Life is not measured by the number of breaths we take, but by the moments that take our breath away.
Vicki Corona, Author
Making friends. Having fun. Unique experiences. Lasting memories. These are the images that spring to mind when people think of summer camp. Most kids are thrilled to attend a summer camp with a theme that matches their interests. For youth who are shy, this can also be a valuable opportunity for them to open up and meet other young people with similar interests.
Since camp can be such a significant occasion, humane educators should use it as an opportunity to give youth all that summer camp has to offer, while at the same time helping them to learn about important animal protection issues. A camp at a humane society or animal sanctuary is an incredible way for self-proclaimed animal-loving youth to spend their summer and, if executed well, an experience they are sure to remember for a lifetime.
No doubt, running a summer camp is an extraordinary amount of work. There are lots of logistics to keep in mind, a tremendous degree of planning and scheduling, safety considerations, and often a need for new or modified content development. But the rewards are certainly worth the effort. In a summer camp setting, you can create the program exactly the way you want to while having a meaningful impact on the youth who attend, because you see them each day for an extended amount of time. They have a chance to immerse themselves in the topics you teach, and to put some of their knowledge into practice.
A key component of creating a magical camp atmosphere is relationship-building and helping youth to develop their social and emotional learning. In a camp setting, you are better positioned to encourage youth to share their feelings, practice impulse control, and embrace empathy and perspective-taking. In our Building Community activities download, we provide some simple and engaging theme-related ways to create a culture of inclusion and appreciation among campers.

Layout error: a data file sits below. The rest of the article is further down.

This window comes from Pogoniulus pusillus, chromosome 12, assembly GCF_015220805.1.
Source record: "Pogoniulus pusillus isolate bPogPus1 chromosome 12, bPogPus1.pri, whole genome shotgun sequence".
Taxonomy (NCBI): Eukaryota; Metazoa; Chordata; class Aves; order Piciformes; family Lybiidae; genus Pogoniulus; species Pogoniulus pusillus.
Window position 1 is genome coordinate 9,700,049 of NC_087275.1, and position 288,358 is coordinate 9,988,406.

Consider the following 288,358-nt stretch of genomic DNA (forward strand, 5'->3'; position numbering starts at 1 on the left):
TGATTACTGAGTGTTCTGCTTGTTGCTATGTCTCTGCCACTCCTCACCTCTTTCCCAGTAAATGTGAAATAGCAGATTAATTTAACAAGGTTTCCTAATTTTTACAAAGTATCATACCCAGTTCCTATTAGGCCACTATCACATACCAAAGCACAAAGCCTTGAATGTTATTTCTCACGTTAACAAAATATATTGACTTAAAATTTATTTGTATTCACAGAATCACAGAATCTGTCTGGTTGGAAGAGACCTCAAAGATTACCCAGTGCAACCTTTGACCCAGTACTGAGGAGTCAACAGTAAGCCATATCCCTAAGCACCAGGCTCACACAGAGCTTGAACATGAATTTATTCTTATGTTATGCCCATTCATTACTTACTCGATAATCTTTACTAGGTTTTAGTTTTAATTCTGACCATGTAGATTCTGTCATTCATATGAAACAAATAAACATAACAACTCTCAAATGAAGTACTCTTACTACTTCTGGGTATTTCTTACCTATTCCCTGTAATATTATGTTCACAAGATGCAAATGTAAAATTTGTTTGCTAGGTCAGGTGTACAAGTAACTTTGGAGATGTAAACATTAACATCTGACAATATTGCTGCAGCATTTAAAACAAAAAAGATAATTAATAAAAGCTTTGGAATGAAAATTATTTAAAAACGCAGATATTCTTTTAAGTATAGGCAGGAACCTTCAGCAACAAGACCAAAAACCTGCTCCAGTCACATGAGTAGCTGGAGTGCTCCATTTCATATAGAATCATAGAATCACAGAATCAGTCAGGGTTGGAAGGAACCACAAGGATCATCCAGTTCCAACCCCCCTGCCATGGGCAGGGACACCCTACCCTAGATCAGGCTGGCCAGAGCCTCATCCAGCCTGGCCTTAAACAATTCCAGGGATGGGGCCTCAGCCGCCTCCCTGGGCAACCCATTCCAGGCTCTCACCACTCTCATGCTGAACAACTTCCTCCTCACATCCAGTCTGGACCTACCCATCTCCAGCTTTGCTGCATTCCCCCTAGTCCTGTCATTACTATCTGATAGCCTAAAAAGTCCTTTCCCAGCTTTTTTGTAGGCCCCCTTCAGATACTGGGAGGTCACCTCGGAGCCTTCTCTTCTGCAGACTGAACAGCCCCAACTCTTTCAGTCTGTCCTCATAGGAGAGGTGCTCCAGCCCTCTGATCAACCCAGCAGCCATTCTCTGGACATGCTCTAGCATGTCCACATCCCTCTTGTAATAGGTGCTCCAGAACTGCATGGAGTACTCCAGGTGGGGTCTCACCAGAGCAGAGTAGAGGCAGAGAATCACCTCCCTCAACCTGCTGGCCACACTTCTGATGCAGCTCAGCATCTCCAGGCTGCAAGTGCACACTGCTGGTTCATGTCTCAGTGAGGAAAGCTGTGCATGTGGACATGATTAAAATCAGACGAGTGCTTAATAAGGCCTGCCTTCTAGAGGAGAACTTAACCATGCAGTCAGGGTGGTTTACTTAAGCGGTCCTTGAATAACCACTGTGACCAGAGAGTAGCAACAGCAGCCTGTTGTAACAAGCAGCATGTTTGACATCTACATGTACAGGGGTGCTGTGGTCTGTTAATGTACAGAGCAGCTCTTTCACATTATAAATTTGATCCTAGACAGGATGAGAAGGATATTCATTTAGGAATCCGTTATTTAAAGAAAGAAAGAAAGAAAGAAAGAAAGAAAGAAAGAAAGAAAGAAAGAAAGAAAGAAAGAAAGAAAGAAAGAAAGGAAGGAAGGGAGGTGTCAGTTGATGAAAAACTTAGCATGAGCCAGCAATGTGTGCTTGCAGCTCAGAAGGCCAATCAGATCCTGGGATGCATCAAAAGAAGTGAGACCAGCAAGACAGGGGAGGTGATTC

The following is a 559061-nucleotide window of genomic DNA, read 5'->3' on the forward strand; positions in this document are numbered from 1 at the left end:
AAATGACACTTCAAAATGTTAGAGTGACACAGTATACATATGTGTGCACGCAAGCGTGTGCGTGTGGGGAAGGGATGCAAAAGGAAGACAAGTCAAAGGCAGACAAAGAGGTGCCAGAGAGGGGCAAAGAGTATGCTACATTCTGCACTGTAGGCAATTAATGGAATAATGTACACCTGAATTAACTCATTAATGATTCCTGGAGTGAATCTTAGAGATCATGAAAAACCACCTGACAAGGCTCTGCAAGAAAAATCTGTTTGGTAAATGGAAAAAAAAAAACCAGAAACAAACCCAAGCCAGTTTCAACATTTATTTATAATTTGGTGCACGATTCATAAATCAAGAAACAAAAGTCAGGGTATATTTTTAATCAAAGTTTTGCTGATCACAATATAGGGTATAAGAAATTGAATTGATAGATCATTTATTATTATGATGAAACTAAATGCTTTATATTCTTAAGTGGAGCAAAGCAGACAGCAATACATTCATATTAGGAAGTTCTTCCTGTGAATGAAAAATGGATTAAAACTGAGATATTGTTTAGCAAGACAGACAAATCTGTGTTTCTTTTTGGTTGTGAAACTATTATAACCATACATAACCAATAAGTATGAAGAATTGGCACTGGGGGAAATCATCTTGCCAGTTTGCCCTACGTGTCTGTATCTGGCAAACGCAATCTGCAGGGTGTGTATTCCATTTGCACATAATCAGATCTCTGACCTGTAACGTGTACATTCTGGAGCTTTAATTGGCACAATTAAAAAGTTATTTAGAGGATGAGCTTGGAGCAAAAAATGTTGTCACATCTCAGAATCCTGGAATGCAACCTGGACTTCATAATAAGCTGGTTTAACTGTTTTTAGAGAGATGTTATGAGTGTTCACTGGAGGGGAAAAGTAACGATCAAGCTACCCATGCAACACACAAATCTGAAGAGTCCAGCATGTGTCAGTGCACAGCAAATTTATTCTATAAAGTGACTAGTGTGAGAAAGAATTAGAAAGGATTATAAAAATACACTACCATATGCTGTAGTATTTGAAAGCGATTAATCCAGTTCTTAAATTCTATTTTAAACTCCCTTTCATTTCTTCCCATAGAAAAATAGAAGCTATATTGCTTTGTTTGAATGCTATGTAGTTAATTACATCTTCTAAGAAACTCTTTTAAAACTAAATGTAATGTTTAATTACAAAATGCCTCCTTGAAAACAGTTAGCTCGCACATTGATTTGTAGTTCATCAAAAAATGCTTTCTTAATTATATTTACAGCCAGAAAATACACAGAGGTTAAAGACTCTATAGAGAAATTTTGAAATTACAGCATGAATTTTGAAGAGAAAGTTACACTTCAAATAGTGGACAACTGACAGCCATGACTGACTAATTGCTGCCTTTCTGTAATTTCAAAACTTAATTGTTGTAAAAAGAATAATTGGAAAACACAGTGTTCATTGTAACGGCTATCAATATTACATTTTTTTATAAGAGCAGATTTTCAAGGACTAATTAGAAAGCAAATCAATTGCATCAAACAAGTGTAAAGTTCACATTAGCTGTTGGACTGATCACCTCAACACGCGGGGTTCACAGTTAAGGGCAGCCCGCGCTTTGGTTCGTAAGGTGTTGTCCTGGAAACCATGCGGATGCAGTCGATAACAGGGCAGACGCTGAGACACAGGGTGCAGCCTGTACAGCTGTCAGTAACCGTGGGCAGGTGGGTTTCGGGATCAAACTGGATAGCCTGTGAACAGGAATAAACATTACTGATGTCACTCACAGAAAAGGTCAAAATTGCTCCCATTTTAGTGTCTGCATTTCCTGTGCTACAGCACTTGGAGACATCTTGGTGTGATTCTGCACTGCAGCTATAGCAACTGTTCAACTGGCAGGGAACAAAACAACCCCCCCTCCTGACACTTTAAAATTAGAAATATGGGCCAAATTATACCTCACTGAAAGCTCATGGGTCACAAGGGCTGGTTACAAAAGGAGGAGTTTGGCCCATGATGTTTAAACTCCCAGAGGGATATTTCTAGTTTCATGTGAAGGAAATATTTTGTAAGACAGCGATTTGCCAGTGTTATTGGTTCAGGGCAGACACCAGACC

If you like these, stay tuned -- these activities were derived from our Everyday Circles cards, which we are developing in partnership with Tribes Learning Communities and Peace Learning Center. These cards will be available for purchase by year’s end. (H.E.A.R.T will benefit from the sale of these cards.)
HEART's step-by-step video guide provides everything you need to know about planning and conducting a fun and impactful summer camp.
In this service-learning activity, campers make posters to spread awareness about an animal issue. The campers' posters can be exhibited at your organization, used as part of a tabling activity, and/or promoted through social media.
This manual from the Association of Professional Humane Educators guides humane educators through the various considerations of hosting a summer camp and provides all the resources needed to plan camp activities.
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